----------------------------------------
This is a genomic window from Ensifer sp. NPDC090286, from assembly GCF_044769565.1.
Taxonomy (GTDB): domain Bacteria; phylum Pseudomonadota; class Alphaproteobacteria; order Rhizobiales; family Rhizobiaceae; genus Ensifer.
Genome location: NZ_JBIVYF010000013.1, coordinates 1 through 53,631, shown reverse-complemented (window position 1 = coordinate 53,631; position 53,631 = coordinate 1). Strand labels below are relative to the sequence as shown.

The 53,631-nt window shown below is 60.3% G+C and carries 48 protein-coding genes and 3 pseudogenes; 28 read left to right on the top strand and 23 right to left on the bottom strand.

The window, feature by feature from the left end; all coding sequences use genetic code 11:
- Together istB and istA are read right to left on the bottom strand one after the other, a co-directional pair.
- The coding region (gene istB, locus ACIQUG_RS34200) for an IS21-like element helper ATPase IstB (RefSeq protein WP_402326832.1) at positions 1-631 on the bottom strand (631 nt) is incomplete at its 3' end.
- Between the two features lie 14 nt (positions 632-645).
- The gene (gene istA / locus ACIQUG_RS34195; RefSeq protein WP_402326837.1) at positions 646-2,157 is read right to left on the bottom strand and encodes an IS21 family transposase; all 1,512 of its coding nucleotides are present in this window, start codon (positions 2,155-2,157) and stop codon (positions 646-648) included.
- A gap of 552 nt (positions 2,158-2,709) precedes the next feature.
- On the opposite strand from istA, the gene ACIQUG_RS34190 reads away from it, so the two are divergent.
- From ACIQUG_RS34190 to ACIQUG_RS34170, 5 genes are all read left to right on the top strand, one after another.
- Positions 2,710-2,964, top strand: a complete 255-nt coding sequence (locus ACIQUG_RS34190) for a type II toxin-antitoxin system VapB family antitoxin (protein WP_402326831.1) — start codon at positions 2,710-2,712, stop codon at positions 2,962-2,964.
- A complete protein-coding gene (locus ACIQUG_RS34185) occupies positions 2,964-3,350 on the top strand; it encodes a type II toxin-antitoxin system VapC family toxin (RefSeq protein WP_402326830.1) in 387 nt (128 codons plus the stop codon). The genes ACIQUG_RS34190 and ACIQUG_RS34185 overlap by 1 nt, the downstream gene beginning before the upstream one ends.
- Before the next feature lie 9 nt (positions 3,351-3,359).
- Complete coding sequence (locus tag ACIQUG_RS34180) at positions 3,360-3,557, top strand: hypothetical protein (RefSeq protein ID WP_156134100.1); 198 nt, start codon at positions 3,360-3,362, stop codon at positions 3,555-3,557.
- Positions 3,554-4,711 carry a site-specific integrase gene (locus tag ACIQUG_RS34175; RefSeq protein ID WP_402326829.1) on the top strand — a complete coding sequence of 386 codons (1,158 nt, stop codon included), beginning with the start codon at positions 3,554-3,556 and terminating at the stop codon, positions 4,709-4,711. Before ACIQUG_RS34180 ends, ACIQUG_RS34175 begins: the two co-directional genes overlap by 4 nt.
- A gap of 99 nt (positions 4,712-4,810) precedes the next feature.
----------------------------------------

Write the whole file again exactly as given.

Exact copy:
This is a genomic window from Ensifer sp. NPDC090286, from assembly GCF_044769565.1.
Taxonomy (GTDB): domain Bacteria; phylum Pseudomonadota; class Alphaproteobacteria; order Rhizobiales; family Rhizobiaceae; genus Ensifer.
Genome location: NZ_JBIVYF010000013.1, coordinates 1 through 53,631, shown reverse-complemented (window position 1 = coordinate 53,631; position 53,631 = coordinate 1). Strand labels below are relative to the sequence as shown.

The 53,631-nt window shown below is 60.3% G+C and carries 48 protein-coding genes and 3 pseudogenes; 28 read left to right on the top strand and 23 right to left on the bottom strand.

The window, feature by feature from the left end; all coding sequences use genetic code 11:
- Together istB and istA are read right to left on the bottom strand one after the other, a co-directional pair.
- The coding region (gene istB, locus ACIQUG_RS34200) for an IS21-like element helper ATPase IstB (RefSeq protein WP_402326832.1) at positions 1-631 on the bottom strand (631 nt) is incomplete at its 3' end.
- Between the two features lie 14 nt (positions 632-645).
- The gene (gene istA / locus ACIQUG_RS34195; RefSeq protein WP_402326837.1) at positions 646-2,157 is read right to left on the bottom strand and encodes an IS21 family transposase; all 1,512 of its coding nucleotides are present in this window, start codon (positions 2,155-2,157) and stop codon (positions 646-648) included.
- A gap of 552 nt (positions 2,158-2,709) precedes the next feature.
- On the opposite strand from istA, the gene ACIQUG_RS34190 reads away from it, so the two are divergent.
- From ACIQUG_RS34190 to ACIQUG_RS34170, 5 genes are all read left to right on the top strand, one after another.
- Positions 2,710-2,964, top strand: a complete 255-nt coding sequence (locus ACIQUG_RS34190) for a type II toxin-antitoxin system VapB family antitoxin (protein WP_402326831.1) — start codon at positions 2,710-2,712, stop codon at positions 2,962-2,964.
- A complete protein-coding gene (locus ACIQUG_RS34185) occupies positions 2,964-3,350 on the top strand; it encodes a type II toxin-antitoxin system VapC family toxin (RefSeq protein WP_402326830.1) in 387 nt (128 codons plus the stop codon). The genes ACIQUG_RS34190 and ACIQUG_RS34185 overlap by 1 nt, the downstream gene beginning before the upstream one ends.
- Before the next feature lie 9 nt (positions 3,351-3,359).
- Complete coding sequence (locus tag ACIQUG_RS34180) at positions 3,360-3,557, top strand: hypothetical protein (RefSeq protein ID WP_156134100.1); 198 nt, start codon at positions 3,360-3,362, stop codon at positions 3,555-3,557.
- Positions 3,554-4,711 carry a site-specific integrase gene (locus tag ACIQUG_RS34175; RefSeq protein ID WP_402326829.1) on the top strand — a complete coding sequence of 386 codons (1,158 nt, stop codon included), beginning with the start codon at positions 3,554-3,556 and terminating at the stop codon, positions 4,709-4,711. Before ACIQUG_RS34180 ends, ACIQUG_RS34175 begins: the two co-directional genes overlap by 4 nt.
- A gap of 99 nt (positions 4,712-4,810) precedes the next feature.